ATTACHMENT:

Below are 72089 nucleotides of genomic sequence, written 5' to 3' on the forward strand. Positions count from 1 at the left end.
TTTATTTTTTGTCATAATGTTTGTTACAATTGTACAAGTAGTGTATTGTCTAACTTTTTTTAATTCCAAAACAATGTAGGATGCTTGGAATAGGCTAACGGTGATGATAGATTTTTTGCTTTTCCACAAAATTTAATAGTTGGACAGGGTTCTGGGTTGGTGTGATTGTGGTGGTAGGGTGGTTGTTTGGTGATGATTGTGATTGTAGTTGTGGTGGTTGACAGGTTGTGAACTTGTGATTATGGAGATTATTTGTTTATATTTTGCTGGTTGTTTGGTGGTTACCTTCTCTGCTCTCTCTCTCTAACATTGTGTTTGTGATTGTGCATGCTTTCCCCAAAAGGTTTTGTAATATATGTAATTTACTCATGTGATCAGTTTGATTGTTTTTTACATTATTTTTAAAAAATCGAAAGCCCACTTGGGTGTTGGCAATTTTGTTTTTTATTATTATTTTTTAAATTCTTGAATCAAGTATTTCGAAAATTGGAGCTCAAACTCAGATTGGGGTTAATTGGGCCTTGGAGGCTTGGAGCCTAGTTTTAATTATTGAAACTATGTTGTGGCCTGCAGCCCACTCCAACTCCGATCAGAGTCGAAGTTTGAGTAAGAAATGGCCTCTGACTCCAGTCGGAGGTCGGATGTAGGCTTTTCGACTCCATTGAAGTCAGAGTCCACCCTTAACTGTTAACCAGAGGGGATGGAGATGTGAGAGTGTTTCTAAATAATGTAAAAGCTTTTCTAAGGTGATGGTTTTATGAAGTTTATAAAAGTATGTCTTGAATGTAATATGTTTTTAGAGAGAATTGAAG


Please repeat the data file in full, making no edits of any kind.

Below are 72089 nucleotides of genomic sequence, written 5' to 3' on the forward strand. Positions count from 1 at the left end.
TTTATTTTTTGTCATAATGTTTGTTACAATTGTACAAGTAGTGTATTGTCTAACTTTTTTTAATTCCAAAACAATGTAGGATGCTTGGAATAGGCTAACGGTGATGATAGATTTTTTGCTTTTCCACAAAATTTAATAGTTGGACAGGGTTCTGGGTTGGTGTGATTGTGGTGGTAGGGTGGTTGTTTGGTGATGATTGTGATTGTAGTTGTGGTGGTTGACAGGTTGTGAACTTGTGATTATGGAGATTATTTGTTTATATTTTGCTGGTTGTTTGGTGGTTACCTTCTCTGCTCTCTCTCTCTAACATTGTGTTTGTGATTGTGCATGCTTTCCCCAAAAGGTTTTGTAATATATGTAATTTACTCATGTGATCAGTTTGATTGTTTTTTACATTATTTTTAAAAAATCGAAAGCCCACTTGGGTGTTGGCAATTTTGTTTTTTATTATTATTTTTTAAATTCTTGAATCAAGTATTTCGAAAATTGGAGCTCAAACTCAGATTGGGGTTAATTGGGCCTTGGAGGCTTGGAGCCTAGTTTTAATTATTGAAACTATGTTGTGGCCTGCAGCCCACTCCAACTCCGATCAGAGTCGAAGTTTGAGTAAGAAATGGCCTCTGACTCCAGTCGGAGGTCGGATGTAGGCTTTTCGACTCCATTGAAGTCAGAGTCCACCCTTAACTGTTAACCAGAGGGGATGGAGATGTGAGAGTGTTTCTAAATAATGTAAAAGCTTTTCTAAGGTGATGGTTTTATGAAGTTTATAAAAGTATGTCTTGAATGTAATATGTTTTTAGAGAGAATTGAAG